Don't get me wrong, emulating Roberto Duran is easier said than done. Duran was a master craftsman who could combine just about every aspect of boxing simultaneously. There haven't been many fighters throughout history who were greater than “Manos de Piedra”. One thing is clear though. Duran's greatness is a direct result of his ability to adapt as he moved up in weight. If he's to achieve true greatness, Donaire must learn to do the same.

The Fight

Lets be honest here, any mix of fights between Nonito Donaire, Abner Mares, Toshiaki Nishioka and Guillermo Rigondeaux would be captivating to say the least. However, only one of those fights would be truly mouth watering. In recent times, boxing fans have tolerated a lot as they've been deprived of such fights as Juan Manuel Lopez versus Yuriorkis Gamboa and the super fight that never will be, Floyd Mayweather versus Manny Pacquiao. Hopefully, boxing gets it right this time and everyone gets to see THE superfight at 122 pounds between Donaire and Rigondeaux. No disrespect to Jorge Arce, but if the fight with Donaire becomes a reality {which is looking increasingly likely} we can expect to see a high profile mis-match along the lines of Floyd Mayweather's annihilation of the late Auturo Gatti.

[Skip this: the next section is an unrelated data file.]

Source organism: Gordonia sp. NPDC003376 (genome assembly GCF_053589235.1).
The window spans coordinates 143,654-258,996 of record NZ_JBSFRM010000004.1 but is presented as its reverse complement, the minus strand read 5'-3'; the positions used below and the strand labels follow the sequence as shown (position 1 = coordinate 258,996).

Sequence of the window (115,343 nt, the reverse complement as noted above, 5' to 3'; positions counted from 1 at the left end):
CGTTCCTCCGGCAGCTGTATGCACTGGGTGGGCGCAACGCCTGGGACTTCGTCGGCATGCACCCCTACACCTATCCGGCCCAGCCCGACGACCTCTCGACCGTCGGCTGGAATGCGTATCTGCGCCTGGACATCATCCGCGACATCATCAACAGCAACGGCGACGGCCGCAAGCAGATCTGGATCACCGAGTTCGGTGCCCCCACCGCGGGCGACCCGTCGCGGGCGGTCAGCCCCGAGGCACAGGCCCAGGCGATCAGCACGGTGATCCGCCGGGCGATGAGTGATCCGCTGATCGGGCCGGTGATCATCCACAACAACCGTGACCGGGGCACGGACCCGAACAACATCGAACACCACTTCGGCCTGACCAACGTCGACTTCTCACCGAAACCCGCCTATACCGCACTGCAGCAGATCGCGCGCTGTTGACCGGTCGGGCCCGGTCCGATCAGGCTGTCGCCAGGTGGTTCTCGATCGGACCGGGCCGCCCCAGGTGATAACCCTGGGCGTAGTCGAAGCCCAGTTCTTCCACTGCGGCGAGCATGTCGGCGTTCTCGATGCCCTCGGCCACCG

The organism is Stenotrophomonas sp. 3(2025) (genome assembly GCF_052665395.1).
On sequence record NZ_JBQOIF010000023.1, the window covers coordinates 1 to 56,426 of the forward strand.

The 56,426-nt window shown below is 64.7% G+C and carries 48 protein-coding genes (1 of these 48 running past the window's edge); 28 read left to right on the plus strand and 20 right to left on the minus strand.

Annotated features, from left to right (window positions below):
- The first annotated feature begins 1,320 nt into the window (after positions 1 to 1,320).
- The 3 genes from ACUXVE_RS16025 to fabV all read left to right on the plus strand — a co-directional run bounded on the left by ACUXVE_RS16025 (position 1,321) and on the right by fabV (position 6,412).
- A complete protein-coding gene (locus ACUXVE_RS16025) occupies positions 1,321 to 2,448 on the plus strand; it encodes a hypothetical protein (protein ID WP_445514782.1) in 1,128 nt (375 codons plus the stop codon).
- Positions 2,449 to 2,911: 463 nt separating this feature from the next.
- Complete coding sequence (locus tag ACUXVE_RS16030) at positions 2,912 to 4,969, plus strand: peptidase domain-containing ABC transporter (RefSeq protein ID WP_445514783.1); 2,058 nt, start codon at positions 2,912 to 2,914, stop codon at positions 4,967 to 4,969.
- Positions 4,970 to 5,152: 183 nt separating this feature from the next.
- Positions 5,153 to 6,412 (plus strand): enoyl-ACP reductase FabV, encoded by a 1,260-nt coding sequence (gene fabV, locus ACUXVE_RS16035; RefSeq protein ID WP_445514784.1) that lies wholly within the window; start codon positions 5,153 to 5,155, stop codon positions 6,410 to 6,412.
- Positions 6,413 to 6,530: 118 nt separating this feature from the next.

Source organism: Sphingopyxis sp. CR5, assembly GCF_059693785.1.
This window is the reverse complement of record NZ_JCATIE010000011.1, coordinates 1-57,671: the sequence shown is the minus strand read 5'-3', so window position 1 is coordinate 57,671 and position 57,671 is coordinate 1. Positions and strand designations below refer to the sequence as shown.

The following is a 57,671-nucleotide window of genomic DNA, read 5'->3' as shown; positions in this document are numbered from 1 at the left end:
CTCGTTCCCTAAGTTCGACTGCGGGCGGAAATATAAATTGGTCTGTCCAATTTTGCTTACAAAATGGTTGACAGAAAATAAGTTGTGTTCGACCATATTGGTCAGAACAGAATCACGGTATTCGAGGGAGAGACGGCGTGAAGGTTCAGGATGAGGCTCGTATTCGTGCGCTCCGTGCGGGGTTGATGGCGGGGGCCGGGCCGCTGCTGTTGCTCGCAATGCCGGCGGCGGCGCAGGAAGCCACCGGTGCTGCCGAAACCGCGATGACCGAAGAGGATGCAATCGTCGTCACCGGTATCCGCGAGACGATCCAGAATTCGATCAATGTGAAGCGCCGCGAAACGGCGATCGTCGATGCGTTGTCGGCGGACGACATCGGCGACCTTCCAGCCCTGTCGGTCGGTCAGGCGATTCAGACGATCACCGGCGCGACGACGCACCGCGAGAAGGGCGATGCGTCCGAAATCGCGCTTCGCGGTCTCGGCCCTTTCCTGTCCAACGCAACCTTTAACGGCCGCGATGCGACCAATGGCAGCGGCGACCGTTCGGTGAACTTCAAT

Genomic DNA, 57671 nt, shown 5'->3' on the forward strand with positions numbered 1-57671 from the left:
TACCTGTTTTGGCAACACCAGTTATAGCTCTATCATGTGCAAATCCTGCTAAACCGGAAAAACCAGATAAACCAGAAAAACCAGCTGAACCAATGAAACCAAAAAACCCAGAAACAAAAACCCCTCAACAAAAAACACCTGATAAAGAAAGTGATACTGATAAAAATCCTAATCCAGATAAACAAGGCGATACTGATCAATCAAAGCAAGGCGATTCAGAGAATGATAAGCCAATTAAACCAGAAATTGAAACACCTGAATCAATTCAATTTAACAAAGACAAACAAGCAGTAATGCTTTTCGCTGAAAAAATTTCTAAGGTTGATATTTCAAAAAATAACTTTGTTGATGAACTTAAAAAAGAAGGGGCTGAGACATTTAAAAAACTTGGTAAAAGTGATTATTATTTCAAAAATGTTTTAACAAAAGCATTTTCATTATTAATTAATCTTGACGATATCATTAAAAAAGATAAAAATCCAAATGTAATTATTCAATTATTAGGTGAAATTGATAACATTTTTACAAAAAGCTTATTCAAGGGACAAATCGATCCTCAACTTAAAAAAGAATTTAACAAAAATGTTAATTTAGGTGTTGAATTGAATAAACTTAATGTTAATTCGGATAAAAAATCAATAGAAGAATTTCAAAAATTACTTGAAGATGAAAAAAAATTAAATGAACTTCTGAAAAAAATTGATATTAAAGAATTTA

I'm not sure who I'd pick between Donaire and Rigondeaux. Both are super athletes with outstanding reflexes and coordination. Truthfully, I think Donaire has more layers to him, even though Rigo's technical ability is of a higher quality. Donaire's footwork -not that we saw much of it on Saturday night- is just that bit better in my opinion. I can also envision Rigondeaux having problems shutting down Donaire's left hand as Rigondeaux, a southpaw, would be carrying his lead hand quite low, possibly leaving himself vulnerable on offense. This is what makes the fight so intriguing. Rigo is like a sniper who can take you out from distance or in close. Likewise,Donaire can ambush from the sides or take you out from mid range. It's a must see fight that either man could win.

I really do think Donaire-Rigondeaux would be this era's version of Ray Leonard-Thomas Hearns or Salvador Sanchez-Wilfredo Gomez.